The Age of Your Water Heater will Help Determine When to Replace it With a Direct Vent Water Heater

While there is no exact rule for when to replace an old water heater with a new direct vent water heater, the age of your current water heater is often the most important factor you can take into consideration. Knowing when to buy a new water heater can not only help save you a lot of money through reduced energy costs, it can save you a lot of money that you may never recover if you buy a new water heater before you need one. So before you make that mistake, let’s look at a closer look at the reasons that may indicate a new water heater is the right choice for you.

The most important factor when making the decision to purchase a new heater is the age of your current water heater. How long have you owned it, or how long has it been in service? The answer to this question can be answered by examining the manufacturers data plate, where the serial number is located. Each manufacturer of water heaters typically uses the serial number to show the date that the unit was manufactured.

Unfortunately, this date scheme isn’t universal whereby every manufacturer would code them the same way. But even so, many of them use the first 4 numbers to signify the month and date. And while it’s beyond the scope of this post to provide the date scheme for every hot water heater ever produced, the information for each specific manufacturer should be easy to find by emailing the manufacturer, by visiting their website, or by searching online. Chances are someone has already figured it out for your particular heater.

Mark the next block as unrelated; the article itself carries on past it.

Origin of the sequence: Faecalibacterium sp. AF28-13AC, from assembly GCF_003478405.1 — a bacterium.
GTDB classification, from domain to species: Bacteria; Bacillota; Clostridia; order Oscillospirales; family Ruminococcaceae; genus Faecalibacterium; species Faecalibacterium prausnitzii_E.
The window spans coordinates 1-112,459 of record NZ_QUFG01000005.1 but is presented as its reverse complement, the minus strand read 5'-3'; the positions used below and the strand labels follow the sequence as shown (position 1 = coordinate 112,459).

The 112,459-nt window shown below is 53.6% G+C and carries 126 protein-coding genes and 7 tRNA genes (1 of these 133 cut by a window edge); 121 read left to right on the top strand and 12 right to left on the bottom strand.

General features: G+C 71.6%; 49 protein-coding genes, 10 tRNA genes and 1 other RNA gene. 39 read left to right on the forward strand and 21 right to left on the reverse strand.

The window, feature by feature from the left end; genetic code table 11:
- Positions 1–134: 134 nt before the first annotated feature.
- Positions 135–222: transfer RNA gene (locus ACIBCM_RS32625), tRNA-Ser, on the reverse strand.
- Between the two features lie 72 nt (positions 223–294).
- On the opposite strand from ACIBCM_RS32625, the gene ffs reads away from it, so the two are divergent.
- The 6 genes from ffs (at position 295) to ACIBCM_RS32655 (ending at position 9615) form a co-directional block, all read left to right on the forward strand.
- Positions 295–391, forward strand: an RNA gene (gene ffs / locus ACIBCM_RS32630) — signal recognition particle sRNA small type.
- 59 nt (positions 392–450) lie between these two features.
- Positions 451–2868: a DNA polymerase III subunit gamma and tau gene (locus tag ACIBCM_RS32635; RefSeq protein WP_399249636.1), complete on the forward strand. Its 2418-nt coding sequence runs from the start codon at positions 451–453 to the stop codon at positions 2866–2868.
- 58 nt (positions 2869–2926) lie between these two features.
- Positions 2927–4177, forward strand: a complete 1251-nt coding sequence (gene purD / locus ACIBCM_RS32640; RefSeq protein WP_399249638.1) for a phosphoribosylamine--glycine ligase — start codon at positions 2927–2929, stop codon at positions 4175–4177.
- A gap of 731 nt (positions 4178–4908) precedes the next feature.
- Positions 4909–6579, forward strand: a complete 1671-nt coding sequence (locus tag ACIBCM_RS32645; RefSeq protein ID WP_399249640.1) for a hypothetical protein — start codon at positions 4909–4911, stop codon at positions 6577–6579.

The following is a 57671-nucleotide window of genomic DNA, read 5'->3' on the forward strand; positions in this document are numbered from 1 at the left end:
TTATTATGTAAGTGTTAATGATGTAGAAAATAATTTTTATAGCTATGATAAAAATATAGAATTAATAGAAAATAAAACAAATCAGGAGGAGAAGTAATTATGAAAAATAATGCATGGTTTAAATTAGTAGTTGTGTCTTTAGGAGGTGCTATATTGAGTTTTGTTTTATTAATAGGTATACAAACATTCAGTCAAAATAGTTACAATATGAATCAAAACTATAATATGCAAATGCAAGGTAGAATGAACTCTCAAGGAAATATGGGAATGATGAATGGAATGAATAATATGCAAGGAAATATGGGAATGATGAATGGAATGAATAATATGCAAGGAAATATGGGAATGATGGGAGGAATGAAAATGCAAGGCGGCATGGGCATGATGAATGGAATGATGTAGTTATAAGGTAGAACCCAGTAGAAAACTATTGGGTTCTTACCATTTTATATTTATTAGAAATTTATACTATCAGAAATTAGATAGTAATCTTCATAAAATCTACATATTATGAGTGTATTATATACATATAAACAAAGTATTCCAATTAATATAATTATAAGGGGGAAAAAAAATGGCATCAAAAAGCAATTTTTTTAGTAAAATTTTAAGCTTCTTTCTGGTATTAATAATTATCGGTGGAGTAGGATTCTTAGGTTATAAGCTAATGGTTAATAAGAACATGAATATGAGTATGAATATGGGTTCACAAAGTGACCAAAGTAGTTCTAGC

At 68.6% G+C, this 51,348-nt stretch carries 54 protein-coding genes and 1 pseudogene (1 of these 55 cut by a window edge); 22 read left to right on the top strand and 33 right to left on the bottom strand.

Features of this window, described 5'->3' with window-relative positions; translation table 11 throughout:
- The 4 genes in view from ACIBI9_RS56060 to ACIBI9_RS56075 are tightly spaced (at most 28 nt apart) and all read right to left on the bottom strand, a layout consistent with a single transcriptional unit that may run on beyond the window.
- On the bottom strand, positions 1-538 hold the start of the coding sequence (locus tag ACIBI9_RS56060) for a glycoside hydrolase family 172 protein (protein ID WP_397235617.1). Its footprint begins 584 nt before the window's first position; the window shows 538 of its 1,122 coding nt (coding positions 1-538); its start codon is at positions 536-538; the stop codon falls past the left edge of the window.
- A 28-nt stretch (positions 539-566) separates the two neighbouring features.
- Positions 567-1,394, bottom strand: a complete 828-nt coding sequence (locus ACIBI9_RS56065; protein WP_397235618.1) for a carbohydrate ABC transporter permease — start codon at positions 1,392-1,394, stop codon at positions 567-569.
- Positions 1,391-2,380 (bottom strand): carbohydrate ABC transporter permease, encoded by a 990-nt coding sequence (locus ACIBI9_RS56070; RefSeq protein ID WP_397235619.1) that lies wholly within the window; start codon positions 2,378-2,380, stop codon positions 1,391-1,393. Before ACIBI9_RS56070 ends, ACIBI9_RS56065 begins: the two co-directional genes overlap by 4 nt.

Now that you know the age, it’s a fact that most water heaters have a service life of between 10-15 years. So if yours is approaching the end of it’s service life, you may want to replace it on your own before it’s a problem rather than waiting for an emergency where you need to replace it.

Not only is the risk of a leak higher with an older hot water heater, there is a very good chance that the efficiency of your current unit is much lower than it was when new, and in turn is costing you much more to heat your water.

Hard water buildup combined, aka scale, is the biggest cause of decreased efficiency, and increased costs for a water heater. If you suffer from abnormally hard water, there’s a chance that your current heater has a layer of scale buildup already. The reason scale is so bad is that it acts as insulation and therefore decreases efficiency due to decreased heat transfer.

So as you can see, the age of a hot water heater is the primary consideration for swapping out an old water heater for a new direct vent water heater. Swapping out an old and inefficient water heater can be a great way to save money in the long run, not to mention the peace of mind that you’ll attain with a new one.

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